See link below to register for Feb. 5  Zoom support group meeting


They went just like THAT! – 4000 slots for a 2-day mass vaccination event at at the Berglund Center this weekend for Phase 1-B recipients were filled within a couple of hours. Announcements about future mass COVID vaccination events will come through media channels. There were some problems with the online registration system, which a Carilion spokesman said began happening when the available appointment slots started filling up. Also of note: the online registration form did NOT issue a confirmation number as advertised; just show up with ID. Health district director Dr. Cynthia Morrow in the aftermath:

(Roanoke PD) On January 19, 2021 [last night] at approximately 11:30 p.m., Roanoke Police were notified of a person with a gunshot wound in the 4300 block of Williamson Road NW. Responding officers located an adult male inside a residence with what appeared to be non-life threatening gunshot wounds. Roanoke Fire-EMS transported the man to Carilion Roanoke Memorial Hospital for treatment. Detectives are still working to determine the events leading up to the shooting. No arrests have been made at this time and this remains an ongoing investigation.

Anyone with information about this incident is asked to call (540)344-8500 and share what you know. You can also text us at 274637; please begin the text with “RoanokePD” to ensure it’s properly sent. Both calls and texts can remain anonymous.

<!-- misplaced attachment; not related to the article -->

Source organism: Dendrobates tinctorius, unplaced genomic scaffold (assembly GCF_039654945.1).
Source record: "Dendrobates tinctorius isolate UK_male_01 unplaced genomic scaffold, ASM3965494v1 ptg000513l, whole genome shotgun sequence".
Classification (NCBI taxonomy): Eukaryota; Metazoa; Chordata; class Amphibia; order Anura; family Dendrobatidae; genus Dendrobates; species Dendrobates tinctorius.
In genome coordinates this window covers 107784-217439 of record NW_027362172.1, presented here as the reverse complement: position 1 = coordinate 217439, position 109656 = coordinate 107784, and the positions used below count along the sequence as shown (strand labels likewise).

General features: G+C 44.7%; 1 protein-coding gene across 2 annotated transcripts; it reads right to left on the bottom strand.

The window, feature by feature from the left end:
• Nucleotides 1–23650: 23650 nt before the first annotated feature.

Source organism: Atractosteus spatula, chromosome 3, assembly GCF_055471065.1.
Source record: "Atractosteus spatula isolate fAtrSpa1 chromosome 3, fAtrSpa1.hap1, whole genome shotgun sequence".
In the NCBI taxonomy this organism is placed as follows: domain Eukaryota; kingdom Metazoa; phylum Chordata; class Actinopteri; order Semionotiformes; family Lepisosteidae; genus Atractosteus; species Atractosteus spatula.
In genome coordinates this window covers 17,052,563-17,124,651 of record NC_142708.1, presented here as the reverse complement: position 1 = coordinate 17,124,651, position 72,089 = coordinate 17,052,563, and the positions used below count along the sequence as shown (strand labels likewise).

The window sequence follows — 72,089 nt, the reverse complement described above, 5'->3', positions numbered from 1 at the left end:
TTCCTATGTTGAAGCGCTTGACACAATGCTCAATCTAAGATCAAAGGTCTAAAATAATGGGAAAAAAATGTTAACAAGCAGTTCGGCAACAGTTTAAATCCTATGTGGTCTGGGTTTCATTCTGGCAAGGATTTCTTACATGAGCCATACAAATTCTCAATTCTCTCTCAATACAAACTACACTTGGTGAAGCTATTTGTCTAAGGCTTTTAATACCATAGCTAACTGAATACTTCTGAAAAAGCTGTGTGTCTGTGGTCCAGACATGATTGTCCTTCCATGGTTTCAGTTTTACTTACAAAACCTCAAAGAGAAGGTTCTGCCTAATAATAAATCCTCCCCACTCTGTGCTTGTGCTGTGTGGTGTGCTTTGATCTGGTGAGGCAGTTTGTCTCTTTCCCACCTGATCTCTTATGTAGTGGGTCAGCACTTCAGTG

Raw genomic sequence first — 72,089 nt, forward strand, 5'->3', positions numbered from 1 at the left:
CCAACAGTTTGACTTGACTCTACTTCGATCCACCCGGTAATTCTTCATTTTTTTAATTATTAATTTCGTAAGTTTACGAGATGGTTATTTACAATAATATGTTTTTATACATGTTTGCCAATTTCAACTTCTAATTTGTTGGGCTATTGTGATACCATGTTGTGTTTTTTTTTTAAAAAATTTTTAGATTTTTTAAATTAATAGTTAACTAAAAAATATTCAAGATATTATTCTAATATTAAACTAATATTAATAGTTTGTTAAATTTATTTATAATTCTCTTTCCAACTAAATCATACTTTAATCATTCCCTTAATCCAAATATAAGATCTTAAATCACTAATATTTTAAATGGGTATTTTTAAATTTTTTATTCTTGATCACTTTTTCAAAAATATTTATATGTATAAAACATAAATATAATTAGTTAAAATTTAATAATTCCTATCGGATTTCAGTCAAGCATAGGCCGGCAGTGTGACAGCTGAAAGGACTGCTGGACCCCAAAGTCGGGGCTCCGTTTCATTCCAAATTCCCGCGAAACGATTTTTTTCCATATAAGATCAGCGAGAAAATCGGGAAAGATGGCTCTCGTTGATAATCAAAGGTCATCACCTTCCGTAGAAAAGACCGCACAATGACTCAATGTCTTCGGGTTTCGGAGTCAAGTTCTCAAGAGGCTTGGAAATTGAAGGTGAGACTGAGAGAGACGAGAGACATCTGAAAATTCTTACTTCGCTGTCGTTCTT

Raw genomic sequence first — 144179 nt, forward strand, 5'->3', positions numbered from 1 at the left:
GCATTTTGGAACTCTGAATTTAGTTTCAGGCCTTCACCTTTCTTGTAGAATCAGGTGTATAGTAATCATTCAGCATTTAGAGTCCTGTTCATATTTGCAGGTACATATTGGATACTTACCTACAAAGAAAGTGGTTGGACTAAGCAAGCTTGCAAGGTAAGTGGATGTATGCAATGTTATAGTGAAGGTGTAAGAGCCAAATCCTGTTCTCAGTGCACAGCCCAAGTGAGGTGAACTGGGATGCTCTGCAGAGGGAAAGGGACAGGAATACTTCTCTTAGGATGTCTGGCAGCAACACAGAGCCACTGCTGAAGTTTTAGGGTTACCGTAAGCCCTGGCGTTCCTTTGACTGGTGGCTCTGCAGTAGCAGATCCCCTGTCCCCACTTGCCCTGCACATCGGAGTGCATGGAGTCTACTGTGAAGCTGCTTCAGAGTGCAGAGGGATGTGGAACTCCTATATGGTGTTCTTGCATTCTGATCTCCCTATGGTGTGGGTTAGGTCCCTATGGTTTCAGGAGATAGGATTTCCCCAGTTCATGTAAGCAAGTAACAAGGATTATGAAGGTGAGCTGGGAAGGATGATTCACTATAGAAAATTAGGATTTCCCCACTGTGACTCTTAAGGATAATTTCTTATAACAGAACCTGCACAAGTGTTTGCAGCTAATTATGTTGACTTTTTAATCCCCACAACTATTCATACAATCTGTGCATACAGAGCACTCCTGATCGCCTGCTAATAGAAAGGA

(Update 12 noon) Registration is already full for this weekend’s 65+ community COVID-19 vaccine event at the Berglund Center – some 4000 people – after going live just this morning. Some reported receiving error messages as they went through the registration process – which Carilion says they are investigating now. That was a new software package for Carilion. Those that registered should receive a confirmation email.

Carilion Clinic and the Roanoke City and Alleghany Health Districts will host a two-day COVID-19 vaccination event for 4,000 Roanoke Valley community members 65 and older.  The event will be held at the Berglund Center (710 Williamson Road, Roanoke, VA 24016) on Saturday, Jan. 23 and Sunday, Jan. 24 from 9 a.m. to 9 p.m. Registration is required. Eligible community members 65 and older can register on a first-come, first-served basis online using the following links:

Saturday signup:

Sunday signup:


Its no shock that the Hollins-Mill Mountain Winter Festival of New Works featuring plays written by Hollins University students is virtual this year. Tomorrow through Sunday and again next week two plays will debut on Zoom. The first one is Missing Red Girls, about indigenous women and racism. Its written by Hollins graduate student Max Bidasha, the first native American playwriting student in the program says Todd Ristau,  who directs the Playwright’s Lab at Hollins. See the Hollins Playwrights Lab Facebook page for a link to register for the two plays; “Shadow of the Sun” is next week. Missing Girls will have a live feel says Ristau: